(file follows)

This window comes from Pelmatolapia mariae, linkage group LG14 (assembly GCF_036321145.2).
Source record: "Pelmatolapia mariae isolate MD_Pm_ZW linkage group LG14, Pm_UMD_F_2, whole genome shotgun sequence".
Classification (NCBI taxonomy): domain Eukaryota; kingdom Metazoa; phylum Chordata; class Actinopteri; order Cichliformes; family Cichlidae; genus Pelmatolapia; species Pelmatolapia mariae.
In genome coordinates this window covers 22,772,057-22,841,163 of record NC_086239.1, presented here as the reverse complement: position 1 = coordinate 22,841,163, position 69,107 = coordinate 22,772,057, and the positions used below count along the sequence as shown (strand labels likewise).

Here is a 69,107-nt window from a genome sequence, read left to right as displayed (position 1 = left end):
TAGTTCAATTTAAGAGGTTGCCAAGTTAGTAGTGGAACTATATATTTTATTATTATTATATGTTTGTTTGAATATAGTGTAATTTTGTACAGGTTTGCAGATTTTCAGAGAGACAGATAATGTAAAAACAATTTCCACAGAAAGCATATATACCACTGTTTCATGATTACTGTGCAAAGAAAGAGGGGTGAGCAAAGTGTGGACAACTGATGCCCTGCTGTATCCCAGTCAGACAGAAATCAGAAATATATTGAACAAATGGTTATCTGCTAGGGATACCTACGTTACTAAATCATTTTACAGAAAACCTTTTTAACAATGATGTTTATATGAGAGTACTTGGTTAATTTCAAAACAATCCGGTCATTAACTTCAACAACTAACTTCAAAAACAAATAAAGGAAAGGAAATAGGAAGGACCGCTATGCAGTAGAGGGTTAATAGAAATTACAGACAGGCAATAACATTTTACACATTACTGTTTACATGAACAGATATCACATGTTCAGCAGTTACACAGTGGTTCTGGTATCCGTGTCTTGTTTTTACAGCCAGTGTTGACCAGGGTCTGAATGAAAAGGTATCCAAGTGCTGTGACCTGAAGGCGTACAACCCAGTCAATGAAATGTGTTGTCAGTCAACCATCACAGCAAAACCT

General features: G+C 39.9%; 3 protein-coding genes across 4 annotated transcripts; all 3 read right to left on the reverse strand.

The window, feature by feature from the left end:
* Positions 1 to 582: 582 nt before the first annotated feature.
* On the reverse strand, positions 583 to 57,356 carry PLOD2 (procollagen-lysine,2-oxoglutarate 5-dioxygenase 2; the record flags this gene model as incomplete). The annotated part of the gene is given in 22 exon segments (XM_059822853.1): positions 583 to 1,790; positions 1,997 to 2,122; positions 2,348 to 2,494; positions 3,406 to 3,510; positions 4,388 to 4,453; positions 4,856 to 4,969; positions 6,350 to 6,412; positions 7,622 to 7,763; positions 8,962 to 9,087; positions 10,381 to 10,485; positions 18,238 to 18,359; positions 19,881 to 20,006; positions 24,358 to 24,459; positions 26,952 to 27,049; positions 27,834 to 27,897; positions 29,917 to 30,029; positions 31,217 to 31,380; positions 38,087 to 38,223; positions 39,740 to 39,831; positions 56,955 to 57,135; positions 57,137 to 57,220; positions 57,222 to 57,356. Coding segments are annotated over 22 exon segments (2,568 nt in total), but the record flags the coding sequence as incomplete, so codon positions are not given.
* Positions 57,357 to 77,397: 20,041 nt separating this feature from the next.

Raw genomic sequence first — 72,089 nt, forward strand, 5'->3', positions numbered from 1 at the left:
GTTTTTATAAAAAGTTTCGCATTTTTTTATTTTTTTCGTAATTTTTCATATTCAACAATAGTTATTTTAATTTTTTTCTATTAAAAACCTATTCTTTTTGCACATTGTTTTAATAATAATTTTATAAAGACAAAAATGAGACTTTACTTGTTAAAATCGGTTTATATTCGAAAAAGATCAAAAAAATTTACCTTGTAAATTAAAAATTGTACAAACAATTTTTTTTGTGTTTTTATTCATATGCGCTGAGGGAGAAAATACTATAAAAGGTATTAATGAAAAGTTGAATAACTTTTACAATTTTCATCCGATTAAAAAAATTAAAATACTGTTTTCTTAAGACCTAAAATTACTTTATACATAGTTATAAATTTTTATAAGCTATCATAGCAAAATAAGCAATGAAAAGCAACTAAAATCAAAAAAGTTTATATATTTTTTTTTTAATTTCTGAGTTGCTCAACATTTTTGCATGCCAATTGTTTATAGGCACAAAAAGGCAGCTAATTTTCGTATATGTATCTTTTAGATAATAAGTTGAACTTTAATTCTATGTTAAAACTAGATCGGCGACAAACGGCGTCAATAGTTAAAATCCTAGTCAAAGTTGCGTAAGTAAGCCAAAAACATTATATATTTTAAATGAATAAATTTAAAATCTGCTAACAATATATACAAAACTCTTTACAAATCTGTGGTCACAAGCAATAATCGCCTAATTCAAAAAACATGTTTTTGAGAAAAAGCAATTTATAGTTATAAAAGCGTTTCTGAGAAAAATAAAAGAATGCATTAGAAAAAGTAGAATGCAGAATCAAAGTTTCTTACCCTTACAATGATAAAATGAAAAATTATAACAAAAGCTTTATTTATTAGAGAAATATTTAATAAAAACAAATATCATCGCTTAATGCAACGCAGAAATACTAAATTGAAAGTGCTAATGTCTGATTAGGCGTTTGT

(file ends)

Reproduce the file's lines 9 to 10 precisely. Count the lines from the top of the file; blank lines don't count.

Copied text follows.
* Positions 1 to 582: 582 nt before the first annotated feature.
* On the reverse strand, positions 583 to 57,356 carry PLOD2 (procollagen-lysine,2-oxoglutarate 5-dioxygenase 2; the record flags this gene model as incomplete). The annotated part of the gene is given in 22 exon segments (XM_059822853.1): positions 583 to 1,790; positions 1,997 to 2,122; positions 2,348 to 2,494; positions 3,406 to 3,510; positions 4,388 to 4,453; positions 4,856 to 4,969; positions 6,350 to 6,412; positions 7,622 to 7,763; positions 8,962 to 9,087; positions 10,381 to 10,485; positions 18,238 to 18,359; positions 19,881 to 20,006; positions 24,358 to 24,459; positions 26,952 to 27,049; positions 27,834 to 27,897; positions 29,917 to 30,029; positions 31,217 to 31,380; positions 38,087 to 38,223; positions 39,740 to 39,831; positions 56,955 to 57,135; positions 57,137 to 57,220; positions 57,222 to 57,356. Coding segments are annotated over 22 exon segments (2,568 nt in total), but the record flags the coding sequence as incomplete, so codon positions are not given.